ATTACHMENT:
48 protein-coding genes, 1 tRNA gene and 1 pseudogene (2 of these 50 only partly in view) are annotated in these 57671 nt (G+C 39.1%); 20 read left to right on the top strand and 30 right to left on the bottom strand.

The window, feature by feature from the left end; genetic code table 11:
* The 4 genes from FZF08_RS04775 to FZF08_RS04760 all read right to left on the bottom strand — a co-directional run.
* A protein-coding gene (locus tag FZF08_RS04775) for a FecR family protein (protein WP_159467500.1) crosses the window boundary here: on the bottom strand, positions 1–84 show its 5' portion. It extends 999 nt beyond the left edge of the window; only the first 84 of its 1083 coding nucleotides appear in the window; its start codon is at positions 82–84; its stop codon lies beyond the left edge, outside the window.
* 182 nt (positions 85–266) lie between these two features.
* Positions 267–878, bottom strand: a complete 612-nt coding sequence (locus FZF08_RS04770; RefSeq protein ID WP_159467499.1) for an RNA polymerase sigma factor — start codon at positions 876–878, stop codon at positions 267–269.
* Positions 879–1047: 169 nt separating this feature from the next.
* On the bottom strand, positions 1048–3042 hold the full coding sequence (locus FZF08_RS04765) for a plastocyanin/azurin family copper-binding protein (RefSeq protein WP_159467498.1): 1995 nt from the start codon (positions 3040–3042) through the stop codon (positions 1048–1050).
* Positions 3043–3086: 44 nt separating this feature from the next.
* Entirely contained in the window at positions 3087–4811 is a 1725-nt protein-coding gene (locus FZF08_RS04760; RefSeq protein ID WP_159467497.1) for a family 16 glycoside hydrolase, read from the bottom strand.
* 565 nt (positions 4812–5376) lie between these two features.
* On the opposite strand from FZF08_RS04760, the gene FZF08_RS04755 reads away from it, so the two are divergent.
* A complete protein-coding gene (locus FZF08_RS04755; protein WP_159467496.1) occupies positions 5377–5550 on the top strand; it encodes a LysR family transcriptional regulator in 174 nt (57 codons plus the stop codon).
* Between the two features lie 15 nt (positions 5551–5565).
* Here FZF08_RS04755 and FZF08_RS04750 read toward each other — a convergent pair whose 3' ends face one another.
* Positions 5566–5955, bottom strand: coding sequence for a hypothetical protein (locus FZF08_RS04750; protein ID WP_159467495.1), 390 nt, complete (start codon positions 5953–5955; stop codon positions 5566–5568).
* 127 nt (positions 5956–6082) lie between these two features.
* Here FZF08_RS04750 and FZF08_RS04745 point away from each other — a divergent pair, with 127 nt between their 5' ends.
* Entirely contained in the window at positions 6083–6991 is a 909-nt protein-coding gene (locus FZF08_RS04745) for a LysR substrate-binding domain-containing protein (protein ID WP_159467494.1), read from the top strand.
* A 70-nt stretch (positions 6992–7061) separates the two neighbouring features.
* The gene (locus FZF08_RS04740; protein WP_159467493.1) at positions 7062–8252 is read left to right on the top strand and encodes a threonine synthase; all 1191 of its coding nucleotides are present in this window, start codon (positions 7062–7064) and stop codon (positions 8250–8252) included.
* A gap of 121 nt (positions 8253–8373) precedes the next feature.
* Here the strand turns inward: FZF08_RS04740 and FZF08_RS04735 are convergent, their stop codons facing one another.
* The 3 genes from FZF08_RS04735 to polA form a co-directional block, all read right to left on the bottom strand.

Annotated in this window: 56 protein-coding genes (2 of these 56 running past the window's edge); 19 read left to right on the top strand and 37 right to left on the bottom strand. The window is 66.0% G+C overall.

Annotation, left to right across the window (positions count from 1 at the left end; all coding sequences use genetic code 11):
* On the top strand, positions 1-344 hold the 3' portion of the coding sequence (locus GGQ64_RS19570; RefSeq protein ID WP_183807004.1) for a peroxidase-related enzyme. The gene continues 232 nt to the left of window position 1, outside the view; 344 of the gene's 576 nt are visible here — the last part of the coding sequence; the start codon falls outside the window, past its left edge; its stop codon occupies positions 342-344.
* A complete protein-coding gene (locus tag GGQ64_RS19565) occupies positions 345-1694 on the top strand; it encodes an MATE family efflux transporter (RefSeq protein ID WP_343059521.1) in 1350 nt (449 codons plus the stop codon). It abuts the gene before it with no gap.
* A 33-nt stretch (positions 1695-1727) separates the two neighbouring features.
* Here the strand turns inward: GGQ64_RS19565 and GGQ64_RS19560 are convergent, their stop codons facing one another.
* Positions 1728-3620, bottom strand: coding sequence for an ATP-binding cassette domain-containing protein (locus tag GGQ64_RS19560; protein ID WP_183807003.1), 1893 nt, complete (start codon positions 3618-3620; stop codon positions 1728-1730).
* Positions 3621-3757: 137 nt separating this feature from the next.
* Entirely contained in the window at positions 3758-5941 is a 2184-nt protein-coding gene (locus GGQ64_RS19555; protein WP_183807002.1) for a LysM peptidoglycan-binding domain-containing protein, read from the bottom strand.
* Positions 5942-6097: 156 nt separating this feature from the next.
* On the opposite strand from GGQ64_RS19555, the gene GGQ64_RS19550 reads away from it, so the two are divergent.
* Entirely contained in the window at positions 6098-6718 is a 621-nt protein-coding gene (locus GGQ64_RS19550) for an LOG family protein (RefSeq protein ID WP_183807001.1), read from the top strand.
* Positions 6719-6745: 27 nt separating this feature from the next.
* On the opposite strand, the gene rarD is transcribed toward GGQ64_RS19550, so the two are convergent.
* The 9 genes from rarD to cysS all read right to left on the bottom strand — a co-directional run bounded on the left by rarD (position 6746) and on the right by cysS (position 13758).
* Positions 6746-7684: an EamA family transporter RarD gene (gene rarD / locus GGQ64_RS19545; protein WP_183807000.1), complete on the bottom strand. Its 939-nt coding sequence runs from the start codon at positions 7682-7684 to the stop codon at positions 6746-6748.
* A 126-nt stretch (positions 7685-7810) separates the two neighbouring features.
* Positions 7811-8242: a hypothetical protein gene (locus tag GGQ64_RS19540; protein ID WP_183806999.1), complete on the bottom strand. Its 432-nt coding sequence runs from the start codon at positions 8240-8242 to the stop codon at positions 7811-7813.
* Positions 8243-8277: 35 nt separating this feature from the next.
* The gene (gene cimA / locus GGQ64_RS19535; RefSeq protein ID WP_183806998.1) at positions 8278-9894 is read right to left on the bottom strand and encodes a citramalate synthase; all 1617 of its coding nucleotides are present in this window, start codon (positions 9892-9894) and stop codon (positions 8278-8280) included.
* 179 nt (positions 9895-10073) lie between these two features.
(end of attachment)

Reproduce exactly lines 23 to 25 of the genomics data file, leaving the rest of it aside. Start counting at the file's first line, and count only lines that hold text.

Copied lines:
* Here the strand turns inward: FZF08_RS04740 and FZF08_RS04735 are convergent, their stop codons facing one another.
* The 3 genes from FZF08_RS04735 to polA form a co-directional block, all read right to left on the bottom strand.

Annotated in this window: 56 protein-coding genes (2 of these 56 running past the window's edge); 19 read left to right on the top strand and 37 right to left on the bottom strand. The window is 66.0% G+C overall.